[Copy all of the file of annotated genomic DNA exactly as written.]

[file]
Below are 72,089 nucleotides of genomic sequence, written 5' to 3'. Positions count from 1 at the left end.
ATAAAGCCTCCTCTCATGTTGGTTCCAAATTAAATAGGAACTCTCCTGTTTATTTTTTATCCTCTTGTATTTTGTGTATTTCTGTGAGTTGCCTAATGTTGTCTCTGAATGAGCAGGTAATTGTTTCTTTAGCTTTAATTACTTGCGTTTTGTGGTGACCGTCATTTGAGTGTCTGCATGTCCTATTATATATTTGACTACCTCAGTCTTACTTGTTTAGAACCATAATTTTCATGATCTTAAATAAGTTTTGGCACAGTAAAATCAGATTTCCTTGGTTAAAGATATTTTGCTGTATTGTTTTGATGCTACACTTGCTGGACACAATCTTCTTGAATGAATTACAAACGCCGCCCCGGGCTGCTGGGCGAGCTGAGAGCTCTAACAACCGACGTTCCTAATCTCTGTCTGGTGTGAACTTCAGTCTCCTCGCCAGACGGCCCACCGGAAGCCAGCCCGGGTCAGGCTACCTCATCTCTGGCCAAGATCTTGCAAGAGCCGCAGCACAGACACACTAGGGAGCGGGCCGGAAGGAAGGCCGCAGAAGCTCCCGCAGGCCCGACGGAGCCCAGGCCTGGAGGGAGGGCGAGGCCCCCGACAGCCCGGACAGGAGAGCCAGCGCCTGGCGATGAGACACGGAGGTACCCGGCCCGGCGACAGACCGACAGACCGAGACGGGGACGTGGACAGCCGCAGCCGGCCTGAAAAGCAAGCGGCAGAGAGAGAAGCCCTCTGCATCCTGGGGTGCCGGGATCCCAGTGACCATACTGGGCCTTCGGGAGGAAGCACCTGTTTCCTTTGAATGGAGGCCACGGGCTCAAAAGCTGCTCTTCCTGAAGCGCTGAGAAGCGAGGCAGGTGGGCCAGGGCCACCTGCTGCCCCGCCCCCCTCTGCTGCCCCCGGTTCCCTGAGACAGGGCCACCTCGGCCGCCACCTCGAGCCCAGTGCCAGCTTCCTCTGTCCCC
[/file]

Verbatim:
Below are 72,089 nucleotides of genomic sequence, written 5' to 3'. Positions count from 1 at the left end.
ATAAAGCCTCCTCTCATGTTGGTTCCAAATTAAATAGGAACTCTCCTGTTTATTTTTTATCCTCTTGTATTTTGTGTATTTCTGTGAGTTGCCTAATGTTGTCTCTGAATGAGCAGGTAATTGTTTCTTTAGCTTTAATTACTTGCGTTTTGTGGTGACCGTCATTTGAGTGTCTGCATGTCCTATTATATATTTGACTACCTCAGTCTTACTTGTTTAGAACCATAATTTTCATGATCTTAAATAAGTTTTGGCACAGTAAAATCAGATTTCCTTGGTTAAAGATATTTTGCTGTATTGTTTTGATGCTACACTTGCTGGACACAATCTTCTTGAATGAATTACAAACGCCGCCCCGGGCTGCTGGGCGAGCTGAGAGCTCTAACAACCGACGTTCCTAATCTCTGTCTGGTGTGAACTTCAGTCTCCTCGCCAGACGGCCCACCGGAAGCCAGCCCGGGTCAGGCTACCTCATCTCTGGCCAAGATCTTGCAAGAGCCGCAGCACAGACACACTAGGGAGCGGGCCGGAAGGAAGGCCGCAGAAGCTCCCGCAGGCCCGACGGAGCCCAGGCCTGGAGGGAGGGCGAGGCCCCCGACAGCCCGGACAGGAGAGCCAGCGCCTGGCGATGAGACACGGAGGTACCCGGCCCGGCGACAGACCGACAGACCGAGACGGGGACGTGGACAGCCGCAGCCGGCCTGAAAAGCAAGCGGCAGAGAGAGAAGCCCTCTGCATCCTGGGGTGCCGGGATCCCAGTGACCATACTGGGCCTTCGGGAGGAAGCACCTGTTTCCTTTGAATGGAGGCCACGGGCTCAAAAGCTGCTCTTCCTGAAGCGCTGAGAAGCGAGGCAGGTGGGCCAGGGCCACCTGCTGCCCCGCCCCCCTCTGCTGCCCCCGGTTCCCTGAGACAGGGCCACCTCGGCCGCCACCTCGAGCCCAGTGCCAGCTTCCTCTGTCCCC